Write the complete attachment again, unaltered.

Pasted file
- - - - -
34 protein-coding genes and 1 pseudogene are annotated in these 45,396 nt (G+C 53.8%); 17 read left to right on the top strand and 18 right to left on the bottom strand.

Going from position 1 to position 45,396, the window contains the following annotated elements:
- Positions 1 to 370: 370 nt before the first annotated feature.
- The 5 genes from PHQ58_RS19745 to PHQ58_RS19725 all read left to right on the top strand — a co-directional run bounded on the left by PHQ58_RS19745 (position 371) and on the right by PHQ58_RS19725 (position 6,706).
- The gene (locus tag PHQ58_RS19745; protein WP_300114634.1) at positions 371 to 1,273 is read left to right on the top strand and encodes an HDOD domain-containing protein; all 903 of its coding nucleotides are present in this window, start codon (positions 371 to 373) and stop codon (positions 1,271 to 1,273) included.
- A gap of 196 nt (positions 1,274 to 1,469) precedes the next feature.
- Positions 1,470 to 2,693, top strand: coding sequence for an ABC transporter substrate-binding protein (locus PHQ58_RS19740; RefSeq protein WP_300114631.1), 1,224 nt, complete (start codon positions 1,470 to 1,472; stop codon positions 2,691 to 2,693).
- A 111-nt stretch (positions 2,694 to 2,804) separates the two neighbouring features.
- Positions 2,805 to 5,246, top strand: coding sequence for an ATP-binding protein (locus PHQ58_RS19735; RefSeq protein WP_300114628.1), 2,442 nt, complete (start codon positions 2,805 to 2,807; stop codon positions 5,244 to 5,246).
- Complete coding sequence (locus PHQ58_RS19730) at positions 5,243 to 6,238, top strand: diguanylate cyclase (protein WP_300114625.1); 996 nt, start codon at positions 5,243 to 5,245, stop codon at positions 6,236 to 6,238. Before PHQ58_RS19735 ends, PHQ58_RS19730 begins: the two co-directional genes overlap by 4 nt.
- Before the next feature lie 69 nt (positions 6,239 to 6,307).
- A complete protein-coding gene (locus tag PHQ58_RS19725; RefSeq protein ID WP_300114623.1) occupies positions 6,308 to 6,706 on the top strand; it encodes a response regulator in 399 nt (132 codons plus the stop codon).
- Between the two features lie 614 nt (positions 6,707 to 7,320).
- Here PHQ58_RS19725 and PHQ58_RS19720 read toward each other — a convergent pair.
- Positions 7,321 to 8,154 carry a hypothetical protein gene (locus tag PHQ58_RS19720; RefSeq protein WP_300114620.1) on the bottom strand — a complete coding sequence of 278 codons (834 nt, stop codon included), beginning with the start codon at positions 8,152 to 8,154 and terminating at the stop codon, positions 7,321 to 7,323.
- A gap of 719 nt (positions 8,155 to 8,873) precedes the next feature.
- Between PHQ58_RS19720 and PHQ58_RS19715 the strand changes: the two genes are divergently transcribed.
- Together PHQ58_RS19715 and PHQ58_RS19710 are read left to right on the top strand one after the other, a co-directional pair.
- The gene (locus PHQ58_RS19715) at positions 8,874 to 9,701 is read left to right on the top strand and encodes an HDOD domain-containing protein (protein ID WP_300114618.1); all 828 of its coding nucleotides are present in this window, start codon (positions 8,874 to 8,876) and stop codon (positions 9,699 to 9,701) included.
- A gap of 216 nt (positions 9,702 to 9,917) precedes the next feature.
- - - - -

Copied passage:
34 protein-coding genes and 1 pseudogene are annotated in these 45,396 nt (G+C 53.8%); 17 read left to right on the top strand and 18 right to left on the bottom strand.

Going from position 1 to position 45,396, the window contains the following annotated elements:
- Positions 1 to 370: 370 nt before the first annotated feature.
- The 5 genes from PHQ58_RS19745 to PHQ58_RS19725 all read left to right on the top strand — a co-directional run bounded on the left by PHQ58_RS19745 (position 371) and on the right by PHQ58_RS19725 (position 6,706).
- The gene (locus tag PHQ58_RS19745; protein WP_300114634.1) at positions 371 to 1,273 is read left to right on the top strand and encodes an HDOD domain-containing protein; all 903 of its coding nucleotides are present in this window, start codon (positions 371 to 373) and stop codon (positions 1,271 to 1,273) included.
- A gap of 196 nt (positions 1,274 to 1,469) precedes the next feature.
- Positions 1,470 to 2,693, top strand: coding sequence for an ABC transporter substrate-binding protein (locus PHQ58_RS19740; RefSeq protein WP_300114631.1), 1,224 nt, complete (start codon positions 1,470 to 1,472; stop codon positions 2,691 to 2,693).
- A 111-nt stretch (positions 2,694 to 2,804) separates the two neighbouring features.
- Positions 2,805 to 5,246, top strand: coding sequence for an ATP-binding protein (locus PHQ58_RS19735; RefSeq protein WP_300114628.1), 2,442 nt, complete (start codon positions 2,805 to 2,807; stop codon positions 5,244 to 5,246).
- Complete coding sequence (locus PHQ58_RS19730) at positions 5,243 to 6,238, top strand: diguanylate cyclase (protein WP_300114625.1); 996 nt, start codon at positions 5,243 to 5,245, stop codon at positions 6,236 to 6,238. Before PHQ58_RS19735 ends, PHQ58_RS19730 begins: the two co-directional genes overlap by 4 nt.
- Before the next feature lie 69 nt (positions 6,239 to 6,307).
- A complete protein-coding gene (locus tag PHQ58_RS19725; RefSeq protein ID WP_300114623.1) occupies positions 6,308 to 6,706 on the top strand; it encodes a response regulator in 399 nt (132 codons plus the stop codon).
- Between the two features lie 614 nt (positions 6,707 to 7,320).
- Here PHQ58_RS19725 and PHQ58_RS19720 read toward each other — a convergent pair.
- Positions 7,321 to 8,154 carry a hypothetical protein gene (locus tag PHQ58_RS19720; RefSeq protein WP_300114620.1) on the bottom strand — a complete coding sequence of 278 codons (834 nt, stop codon included), beginning with the start codon at positions 8,152 to 8,154 and terminating at the stop codon, positions 7,321 to 7,323.
- A gap of 719 nt (positions 8,155 to 8,873) precedes the next feature.
- Between PHQ58_RS19720 and PHQ58_RS19715 the strand changes: the two genes are divergently transcribed.
- Together PHQ58_RS19715 and PHQ58_RS19710 are read left to right on the top strand one after the other, a co-directional pair.
- The gene (locus PHQ58_RS19715) at positions 8,874 to 9,701 is read left to right on the top strand and encodes an HDOD domain-containing protein (protein ID WP_300114618.1); all 828 of its coding nucleotides are present in this window, start codon (positions 8,874 to 8,876) and stop codon (positions 9,699 to 9,701) included.
- A gap of 216 nt (positions 9,702 to 9,917) precedes the next feature.